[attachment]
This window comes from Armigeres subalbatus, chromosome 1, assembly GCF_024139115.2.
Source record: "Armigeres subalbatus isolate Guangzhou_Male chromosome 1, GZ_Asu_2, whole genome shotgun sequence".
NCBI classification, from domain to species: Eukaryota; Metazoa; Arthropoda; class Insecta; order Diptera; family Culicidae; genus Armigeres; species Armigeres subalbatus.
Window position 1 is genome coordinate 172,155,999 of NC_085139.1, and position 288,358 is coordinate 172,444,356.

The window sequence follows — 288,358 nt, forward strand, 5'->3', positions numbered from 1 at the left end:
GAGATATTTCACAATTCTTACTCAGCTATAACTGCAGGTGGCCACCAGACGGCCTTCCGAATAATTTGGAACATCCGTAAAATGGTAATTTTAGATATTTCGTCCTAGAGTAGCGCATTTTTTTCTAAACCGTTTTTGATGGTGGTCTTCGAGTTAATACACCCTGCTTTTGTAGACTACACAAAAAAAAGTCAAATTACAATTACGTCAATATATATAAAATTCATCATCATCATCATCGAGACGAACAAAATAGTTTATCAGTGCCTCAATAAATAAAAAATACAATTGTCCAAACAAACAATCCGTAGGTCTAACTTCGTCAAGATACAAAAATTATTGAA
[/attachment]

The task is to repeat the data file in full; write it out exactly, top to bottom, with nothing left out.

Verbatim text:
This window comes from Armigeres subalbatus, chromosome 1, assembly GCF_024139115.2.
Source record: "Armigeres subalbatus isolate Guangzhou_Male chromosome 1, GZ_Asu_2, whole genome shotgun sequence".
NCBI classification, from domain to species: Eukaryota; Metazoa; Arthropoda; class Insecta; order Diptera; family Culicidae; genus Armigeres; species Armigeres subalbatus.
Window position 1 is genome coordinate 172,155,999 of NC_085139.1, and position 288,358 is coordinate 172,444,356.

The window sequence follows — 288,358 nt, forward strand, 5'->3', positions numbered from 1 at the left end:
GAGATATTTCACAATTCTTACTCAGCTATAACTGCAGGTGGCCACCAGACGGCCTTCCGAATAATTTGGAACATCCGTAAAATGGTAATTTTAGATATTTCGTCCTAGAGTAGCGCATTTTTTTCTAAACCGTTTTTGATGGTGGTCTTCGAGTTAATACACCCTGCTTTTGTAGACTACACAAAAAAAAGTCAAATTACAATTACGTCAATATATATAAAATTCATCATCATCATCATCGAGACGAACAAAATAGTTTATCAGTGCCTCAATAAATAAAAAATACAATTGTCCAAACAAACAATCCGTAGGTCTAACTTCGTCAAGATACAAAAATTATTGAA